How Can You Reduce Lint In Your Laundry & Clothes Dryer?

ByMarc Silberberg


Nothing is as frustrating as taking your favorite garment out of the dryer only to discover that it is covered with white lint. The simplest reason for this inconvenience is failure to separate dark colored laundry items from light and white items. This particular issue is probably the easiest to solve as far as a lint problem. No matter how hurried you are, how small your load will be, never mix dark colors with white or light-colored objects.

If only your current lint problem could be so easily solved. Unfortunately, there is no cure for lint but there are certainly ways to lessen the buildup of lint both in your clothes dryer and on your belongings.

What is Dryer Lint?

When purchasing a new garment or bath towel you cannot always tell which type will be a lint shedder. Sometimes you can pick up a towel at the store and lint will shed right onto your black wool coat and this is a sure sign that that item is a lint shedder. However, it is usually not so obvious which clothes and other laundry items will throw off lint. Tiny fibers will shed because of frictional pressure caused by different types of fabrics and particles that make up the material of the item during the wash and dry cycles. These tiny fibers that stick out of the clothes especially wool and cotton fabrics will be more probable to cause lint.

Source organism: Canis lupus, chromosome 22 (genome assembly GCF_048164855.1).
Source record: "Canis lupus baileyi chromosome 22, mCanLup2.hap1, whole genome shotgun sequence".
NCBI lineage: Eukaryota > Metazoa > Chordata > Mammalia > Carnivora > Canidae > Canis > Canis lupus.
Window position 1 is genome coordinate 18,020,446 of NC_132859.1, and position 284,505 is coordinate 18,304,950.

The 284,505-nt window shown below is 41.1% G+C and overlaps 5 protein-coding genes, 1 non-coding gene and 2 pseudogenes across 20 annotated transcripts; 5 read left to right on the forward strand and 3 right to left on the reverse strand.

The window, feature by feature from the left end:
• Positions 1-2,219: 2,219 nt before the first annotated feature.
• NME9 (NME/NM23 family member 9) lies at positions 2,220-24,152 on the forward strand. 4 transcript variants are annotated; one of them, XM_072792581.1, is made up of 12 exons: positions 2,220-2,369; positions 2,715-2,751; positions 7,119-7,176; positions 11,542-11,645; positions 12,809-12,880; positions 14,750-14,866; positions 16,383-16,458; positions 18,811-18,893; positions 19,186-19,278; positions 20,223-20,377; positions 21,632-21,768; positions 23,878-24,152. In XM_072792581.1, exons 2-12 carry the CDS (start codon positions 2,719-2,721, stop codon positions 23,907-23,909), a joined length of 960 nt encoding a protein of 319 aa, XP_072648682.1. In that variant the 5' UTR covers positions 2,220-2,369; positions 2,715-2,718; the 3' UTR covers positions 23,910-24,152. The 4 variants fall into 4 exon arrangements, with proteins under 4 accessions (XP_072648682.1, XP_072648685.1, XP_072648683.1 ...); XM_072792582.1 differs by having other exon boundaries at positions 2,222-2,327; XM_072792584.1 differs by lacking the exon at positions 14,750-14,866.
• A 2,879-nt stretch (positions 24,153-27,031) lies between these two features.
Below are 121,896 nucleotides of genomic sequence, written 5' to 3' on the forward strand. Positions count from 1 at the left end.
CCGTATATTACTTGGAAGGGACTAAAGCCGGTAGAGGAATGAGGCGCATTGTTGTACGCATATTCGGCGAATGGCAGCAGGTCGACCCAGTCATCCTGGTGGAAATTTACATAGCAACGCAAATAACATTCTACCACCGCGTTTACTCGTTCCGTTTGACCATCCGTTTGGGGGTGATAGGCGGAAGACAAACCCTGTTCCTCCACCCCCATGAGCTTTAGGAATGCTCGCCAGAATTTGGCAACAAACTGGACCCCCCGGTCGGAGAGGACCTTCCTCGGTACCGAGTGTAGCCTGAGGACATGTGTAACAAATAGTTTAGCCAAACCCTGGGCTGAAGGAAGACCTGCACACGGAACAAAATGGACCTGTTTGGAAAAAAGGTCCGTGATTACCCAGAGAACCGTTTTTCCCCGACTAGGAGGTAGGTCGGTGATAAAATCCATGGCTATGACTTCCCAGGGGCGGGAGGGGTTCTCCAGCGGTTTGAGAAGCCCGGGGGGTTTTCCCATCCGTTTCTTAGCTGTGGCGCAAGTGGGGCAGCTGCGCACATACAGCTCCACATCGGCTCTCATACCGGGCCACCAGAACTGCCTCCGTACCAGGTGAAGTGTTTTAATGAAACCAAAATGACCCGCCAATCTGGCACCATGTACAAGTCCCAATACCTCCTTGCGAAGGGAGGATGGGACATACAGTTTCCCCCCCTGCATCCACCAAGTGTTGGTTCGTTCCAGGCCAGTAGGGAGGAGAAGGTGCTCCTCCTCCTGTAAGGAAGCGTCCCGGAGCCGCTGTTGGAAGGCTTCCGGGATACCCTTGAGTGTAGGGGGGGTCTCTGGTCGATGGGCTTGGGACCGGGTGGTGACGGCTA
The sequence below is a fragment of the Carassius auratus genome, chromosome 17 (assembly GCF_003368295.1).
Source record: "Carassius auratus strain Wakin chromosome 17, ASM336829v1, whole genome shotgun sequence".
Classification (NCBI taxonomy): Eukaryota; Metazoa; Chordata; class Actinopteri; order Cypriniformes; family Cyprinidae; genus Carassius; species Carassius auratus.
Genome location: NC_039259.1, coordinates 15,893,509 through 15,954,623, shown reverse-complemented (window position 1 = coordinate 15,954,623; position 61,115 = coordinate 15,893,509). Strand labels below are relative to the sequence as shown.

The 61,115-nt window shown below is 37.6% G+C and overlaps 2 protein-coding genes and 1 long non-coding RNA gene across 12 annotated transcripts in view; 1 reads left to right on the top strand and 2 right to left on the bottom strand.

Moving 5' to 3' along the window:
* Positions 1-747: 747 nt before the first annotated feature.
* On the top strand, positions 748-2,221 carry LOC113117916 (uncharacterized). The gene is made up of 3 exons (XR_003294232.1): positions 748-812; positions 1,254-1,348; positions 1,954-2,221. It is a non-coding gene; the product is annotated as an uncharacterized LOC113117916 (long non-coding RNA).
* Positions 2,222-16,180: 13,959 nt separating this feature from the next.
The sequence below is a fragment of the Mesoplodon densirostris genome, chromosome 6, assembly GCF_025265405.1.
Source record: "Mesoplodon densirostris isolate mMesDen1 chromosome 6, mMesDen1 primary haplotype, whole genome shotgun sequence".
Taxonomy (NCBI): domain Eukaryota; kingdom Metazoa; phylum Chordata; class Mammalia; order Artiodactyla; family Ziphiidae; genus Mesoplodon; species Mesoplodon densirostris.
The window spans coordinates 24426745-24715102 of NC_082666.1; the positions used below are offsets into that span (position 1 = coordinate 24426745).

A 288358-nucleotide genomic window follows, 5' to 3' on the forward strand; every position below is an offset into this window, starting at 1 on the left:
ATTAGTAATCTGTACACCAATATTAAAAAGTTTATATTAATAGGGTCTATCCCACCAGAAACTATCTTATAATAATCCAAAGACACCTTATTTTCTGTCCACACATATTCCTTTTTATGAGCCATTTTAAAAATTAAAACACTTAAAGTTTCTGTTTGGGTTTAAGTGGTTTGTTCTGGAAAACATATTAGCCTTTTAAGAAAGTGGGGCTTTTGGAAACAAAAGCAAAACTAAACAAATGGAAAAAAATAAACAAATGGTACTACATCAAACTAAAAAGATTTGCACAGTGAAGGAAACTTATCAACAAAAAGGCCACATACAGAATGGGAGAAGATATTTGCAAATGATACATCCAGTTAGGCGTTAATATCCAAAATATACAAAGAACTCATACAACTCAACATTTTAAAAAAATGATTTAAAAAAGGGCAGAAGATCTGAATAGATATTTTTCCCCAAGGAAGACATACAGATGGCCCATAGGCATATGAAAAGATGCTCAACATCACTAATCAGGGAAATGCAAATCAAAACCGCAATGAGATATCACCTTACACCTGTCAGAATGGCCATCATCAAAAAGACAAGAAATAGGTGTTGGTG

Marie Altobelli is a fabric spinner. She explained that yarn thread is made up of millions of tiny bits of fiber which are twisted to unite the tiny ends of these fibers and locked together becoming a strong thread. What happens during spinning is that each thread that was spun has a halo of fluff surrounding it with one end of the thread hanging out so that once the fabric is used and washed these tiny fiber strands break off causing lint. According to Marie, the more an item is washed the more the threads loosen causing an increase in lint.

Buying New Clothes & Towels

When you purchase the above items from the store there are broken and snipped threads that are remainders from the manufacturing process. These fabrics have broken trimmed threads and fraying fibers at both ends of the material’s primary layer that come loose during the first few laundry cycles.

Towels are notorious lint shedders no matter how many times they are washed. In fact, buying the fluffiest towels and sometimes the more expensive ones will cause you to suffer with lint as long as those towels are yours. Many folks like to use their old towels as rags to clean their homes since they are absorbent and can hold lots of water and cleaning products protecting your hands from coming in contact with the dirty counters and walls.